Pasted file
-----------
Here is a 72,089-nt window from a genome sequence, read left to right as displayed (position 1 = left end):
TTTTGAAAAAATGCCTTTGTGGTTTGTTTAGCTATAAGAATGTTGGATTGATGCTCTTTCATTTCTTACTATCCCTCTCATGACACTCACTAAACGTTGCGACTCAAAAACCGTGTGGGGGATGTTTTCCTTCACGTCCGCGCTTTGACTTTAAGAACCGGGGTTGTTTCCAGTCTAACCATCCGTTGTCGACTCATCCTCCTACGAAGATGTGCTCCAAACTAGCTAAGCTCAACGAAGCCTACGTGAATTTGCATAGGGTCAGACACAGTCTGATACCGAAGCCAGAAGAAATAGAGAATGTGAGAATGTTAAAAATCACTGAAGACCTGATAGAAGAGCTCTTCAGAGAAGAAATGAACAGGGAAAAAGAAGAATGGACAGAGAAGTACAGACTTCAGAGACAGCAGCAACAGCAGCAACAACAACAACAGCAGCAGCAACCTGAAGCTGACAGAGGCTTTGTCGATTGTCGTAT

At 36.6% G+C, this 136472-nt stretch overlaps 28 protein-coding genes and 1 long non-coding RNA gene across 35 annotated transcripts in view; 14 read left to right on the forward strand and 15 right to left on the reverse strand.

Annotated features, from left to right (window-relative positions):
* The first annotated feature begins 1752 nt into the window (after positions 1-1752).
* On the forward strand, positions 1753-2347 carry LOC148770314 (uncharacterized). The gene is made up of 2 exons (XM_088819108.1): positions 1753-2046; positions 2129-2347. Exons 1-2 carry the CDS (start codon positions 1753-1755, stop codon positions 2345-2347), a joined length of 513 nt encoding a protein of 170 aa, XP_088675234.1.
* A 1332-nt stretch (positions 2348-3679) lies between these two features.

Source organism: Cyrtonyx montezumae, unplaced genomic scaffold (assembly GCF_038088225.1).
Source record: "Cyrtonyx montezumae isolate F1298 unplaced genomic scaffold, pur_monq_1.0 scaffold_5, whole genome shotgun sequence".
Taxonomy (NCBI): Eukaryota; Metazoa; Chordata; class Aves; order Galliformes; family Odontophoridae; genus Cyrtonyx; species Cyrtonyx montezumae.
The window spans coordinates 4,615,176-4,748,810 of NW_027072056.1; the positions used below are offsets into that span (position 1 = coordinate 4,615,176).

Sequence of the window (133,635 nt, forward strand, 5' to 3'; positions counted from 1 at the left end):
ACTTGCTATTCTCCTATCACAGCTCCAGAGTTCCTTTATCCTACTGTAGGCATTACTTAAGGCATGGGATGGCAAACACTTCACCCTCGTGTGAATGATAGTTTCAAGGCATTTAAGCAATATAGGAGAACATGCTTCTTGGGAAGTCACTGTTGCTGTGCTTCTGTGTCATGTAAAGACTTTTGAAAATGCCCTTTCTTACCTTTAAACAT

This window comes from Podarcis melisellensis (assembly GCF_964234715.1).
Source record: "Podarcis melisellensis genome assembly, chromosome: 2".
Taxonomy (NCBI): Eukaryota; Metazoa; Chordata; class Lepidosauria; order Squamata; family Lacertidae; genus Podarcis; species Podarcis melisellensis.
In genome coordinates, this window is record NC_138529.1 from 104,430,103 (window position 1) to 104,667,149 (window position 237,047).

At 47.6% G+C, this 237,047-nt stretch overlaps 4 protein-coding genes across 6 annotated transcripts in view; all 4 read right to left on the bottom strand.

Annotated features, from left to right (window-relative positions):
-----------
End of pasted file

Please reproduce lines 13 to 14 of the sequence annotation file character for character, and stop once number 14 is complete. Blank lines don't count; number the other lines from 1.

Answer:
ACTTGCTATTCTCCTATCACAGCTCCAGAGTTCCTTTATCCTACTGTAGGCATTACTTAAGGCATGGGATGGCAAACACTTCACCCTCGTGTGAATGATAGTTTCAAGGCATTTAAGCAATATAGGAGAACATGCTTCTTGGGAAGTCACTGTTGCTGTGCTTCTGTGTCATGTAAAGACTTTTGAAAATGCCCTTTCTTACCTTTAAACAT

This window comes from Podarcis melisellensis (assembly GCF_964234715.1).